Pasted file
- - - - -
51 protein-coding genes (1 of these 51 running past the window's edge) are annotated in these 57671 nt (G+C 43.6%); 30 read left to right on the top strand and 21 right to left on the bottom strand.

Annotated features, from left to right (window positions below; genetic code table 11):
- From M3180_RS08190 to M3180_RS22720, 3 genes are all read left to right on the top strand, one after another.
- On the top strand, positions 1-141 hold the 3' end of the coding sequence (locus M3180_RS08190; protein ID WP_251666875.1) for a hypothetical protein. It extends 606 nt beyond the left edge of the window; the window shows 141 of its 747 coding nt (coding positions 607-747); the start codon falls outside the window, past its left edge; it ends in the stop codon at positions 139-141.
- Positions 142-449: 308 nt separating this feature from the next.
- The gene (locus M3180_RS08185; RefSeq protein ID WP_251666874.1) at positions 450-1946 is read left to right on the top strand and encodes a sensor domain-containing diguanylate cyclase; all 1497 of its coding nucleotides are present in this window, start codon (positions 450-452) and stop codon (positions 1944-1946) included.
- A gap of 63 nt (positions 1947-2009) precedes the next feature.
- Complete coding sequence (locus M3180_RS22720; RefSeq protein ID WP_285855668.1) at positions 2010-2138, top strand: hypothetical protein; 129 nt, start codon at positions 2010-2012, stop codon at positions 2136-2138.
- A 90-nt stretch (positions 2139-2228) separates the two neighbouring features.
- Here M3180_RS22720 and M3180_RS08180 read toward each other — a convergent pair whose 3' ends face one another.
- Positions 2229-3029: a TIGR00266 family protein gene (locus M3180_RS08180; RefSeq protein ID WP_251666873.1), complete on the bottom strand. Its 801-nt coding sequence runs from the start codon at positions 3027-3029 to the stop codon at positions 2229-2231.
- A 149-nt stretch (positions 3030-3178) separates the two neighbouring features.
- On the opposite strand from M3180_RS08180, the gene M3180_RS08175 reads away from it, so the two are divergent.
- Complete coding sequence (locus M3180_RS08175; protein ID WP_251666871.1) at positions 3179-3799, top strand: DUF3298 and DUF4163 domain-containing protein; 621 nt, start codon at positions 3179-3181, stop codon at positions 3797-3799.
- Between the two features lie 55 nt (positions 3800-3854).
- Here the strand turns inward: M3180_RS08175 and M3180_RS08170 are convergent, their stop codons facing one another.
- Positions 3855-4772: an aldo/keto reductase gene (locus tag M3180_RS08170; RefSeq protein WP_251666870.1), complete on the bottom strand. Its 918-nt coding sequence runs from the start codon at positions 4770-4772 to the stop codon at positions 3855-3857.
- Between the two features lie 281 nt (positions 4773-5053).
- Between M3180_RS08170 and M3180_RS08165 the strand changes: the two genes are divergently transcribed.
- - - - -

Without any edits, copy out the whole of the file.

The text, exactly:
51 protein-coding genes (1 of these 51 running past the window's edge) are annotated in these 57671 nt (G+C 43.6%); 30 read left to right on the top strand and 21 right to left on the bottom strand.

Annotated features, from left to right (window positions below; genetic code table 11):
- From M3180_RS08190 to M3180_RS22720, 3 genes are all read left to right on the top strand, one after another.
- On the top strand, positions 1-141 hold the 3' end of the coding sequence (locus M3180_RS08190; protein ID WP_251666875.1) for a hypothetical protein. It extends 606 nt beyond the left edge of the window; the window shows 141 of its 747 coding nt (coding positions 607-747); the start codon falls outside the window, past its left edge; it ends in the stop codon at positions 139-141.
- Positions 142-449: 308 nt separating this feature from the next.
- The gene (locus M3180_RS08185; RefSeq protein ID WP_251666874.1) at positions 450-1946 is read left to right on the top strand and encodes a sensor domain-containing diguanylate cyclase; all 1497 of its coding nucleotides are present in this window, start codon (positions 450-452) and stop codon (positions 1944-1946) included.
- A gap of 63 nt (positions 1947-2009) precedes the next feature.
- Complete coding sequence (locus M3180_RS22720; RefSeq protein ID WP_285855668.1) at positions 2010-2138, top strand: hypothetical protein; 129 nt, start codon at positions 2010-2012, stop codon at positions 2136-2138.
- A 90-nt stretch (positions 2139-2228) separates the two neighbouring features.
- Here M3180_RS22720 and M3180_RS08180 read toward each other — a convergent pair whose 3' ends face one another.
- Positions 2229-3029: a TIGR00266 family protein gene (locus M3180_RS08180; RefSeq protein ID WP_251666873.1), complete on the bottom strand. Its 801-nt coding sequence runs from the start codon at positions 3027-3029 to the stop codon at positions 2229-2231.
- A 149-nt stretch (positions 3030-3178) separates the two neighbouring features.
- On the opposite strand from M3180_RS08180, the gene M3180_RS08175 reads away from it, so the two are divergent.
- Complete coding sequence (locus M3180_RS08175; protein ID WP_251666871.1) at positions 3179-3799, top strand: DUF3298 and DUF4163 domain-containing protein; 621 nt, start codon at positions 3179-3181, stop codon at positions 3797-3799.
- Between the two features lie 55 nt (positions 3800-3854).
- Here the strand turns inward: M3180_RS08175 and M3180_RS08170 are convergent, their stop codons facing one another.
- Positions 3855-4772: an aldo/keto reductase gene (locus tag M3180_RS08170; RefSeq protein WP_251666870.1), complete on the bottom strand. Its 918-nt coding sequence runs from the start codon at positions 4770-4772 to the stop codon at positions 3855-3857.
- Between the two features lie 281 nt (positions 4773-5053).
- Between M3180_RS08170 and M3180_RS08165 the strand changes: the two genes are divergently transcribed.